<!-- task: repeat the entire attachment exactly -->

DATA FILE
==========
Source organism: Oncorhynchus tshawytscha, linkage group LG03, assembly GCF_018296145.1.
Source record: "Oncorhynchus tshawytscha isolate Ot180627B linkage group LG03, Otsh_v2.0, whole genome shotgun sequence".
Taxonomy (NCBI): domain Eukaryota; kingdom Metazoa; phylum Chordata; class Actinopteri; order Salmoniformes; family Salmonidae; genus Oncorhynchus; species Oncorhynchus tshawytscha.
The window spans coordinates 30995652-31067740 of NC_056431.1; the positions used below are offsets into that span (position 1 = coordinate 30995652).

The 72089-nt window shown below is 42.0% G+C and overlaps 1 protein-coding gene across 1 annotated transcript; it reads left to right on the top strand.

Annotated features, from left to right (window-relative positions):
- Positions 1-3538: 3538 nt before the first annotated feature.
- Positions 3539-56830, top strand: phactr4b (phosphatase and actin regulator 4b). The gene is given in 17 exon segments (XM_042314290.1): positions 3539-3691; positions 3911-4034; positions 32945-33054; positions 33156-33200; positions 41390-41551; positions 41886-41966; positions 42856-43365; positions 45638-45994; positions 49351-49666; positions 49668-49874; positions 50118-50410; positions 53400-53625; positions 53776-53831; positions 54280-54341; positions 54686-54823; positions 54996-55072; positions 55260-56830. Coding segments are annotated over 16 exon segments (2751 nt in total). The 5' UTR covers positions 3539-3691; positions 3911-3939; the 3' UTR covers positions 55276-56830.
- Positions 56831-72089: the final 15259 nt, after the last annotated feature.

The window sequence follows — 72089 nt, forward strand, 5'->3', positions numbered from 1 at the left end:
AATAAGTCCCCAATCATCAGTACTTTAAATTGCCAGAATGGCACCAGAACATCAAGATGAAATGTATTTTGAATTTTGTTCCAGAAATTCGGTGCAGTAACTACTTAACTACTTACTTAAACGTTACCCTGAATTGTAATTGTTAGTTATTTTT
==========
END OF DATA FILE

Source organism: Oncorhynchus tshawytscha, linkage group LG03, assembly GCF_018296145.1.
Source record: "Oncorhynchus tshawytscha isolate Ot180627B linkage group LG03, Otsh_v2.0, whole genome shotgun sequence".
Taxonomy (NCBI): domain Eukaryota; kingdom Metazoa; phylum Chordata; class Actinopteri; order Salmoniformes; family Salmonidae; genus Oncorhynchus; species Oncorhynchus tshawytscha.
The window spans coordinates 30995652-31067740 of NC_056431.1; the positions used below are offsets into that span (position 1 = coordinate 30995652).

The 72089-nt window shown below is 42.0% G+C and overlaps 1 protein-coding gene across 1 annotated transcript; it reads left to right on the top strand.

Annotated features, from left to right (window-relative positions):
- Positions 1-3538: 3538 nt before the first annotated feature.
- Positions 3539-56830, top strand: phactr4b (phosphatase and actin regulator 4b). The gene is given in 17 exon segments (XM_042314290.1): positions 3539-3691; positions 3911-4034; positions 32945-33054; positions 33156-33200; positions 41390-41551; positions 41886-41966; positions 42856-43365; positions 45638-45994; positions 49351-49666; positions 49668-49874; positions 50118-50410; positions 53400-53625; positions 53776-53831; positions 54280-54341; positions 54686-54823; positions 54996-55072; positions 55260-56830. Coding segments are annotated over 16 exon segments (2751 nt in total). The 5' UTR covers positions 3539-3691; positions 3911-3939; the 3' UTR covers positions 55276-56830.
- Positions 56831-72089: the final 15259 nt, after the last annotated feature.

The window sequence follows — 72089 nt, forward strand, 5'->3', positions numbered from 1 at the left end:
AATAAGTCCCCAATCATCAGTACTTTAAATTGCCAGAATGGCACCAGAACATCAAGATGAAATGTATTTTGAATTTTGTTCCAGAAATTCGGTGCAGTAACTACTTAACTACTTACTTAAACGTTACCCTGAATTGTAATTGTTAGTTATTTTT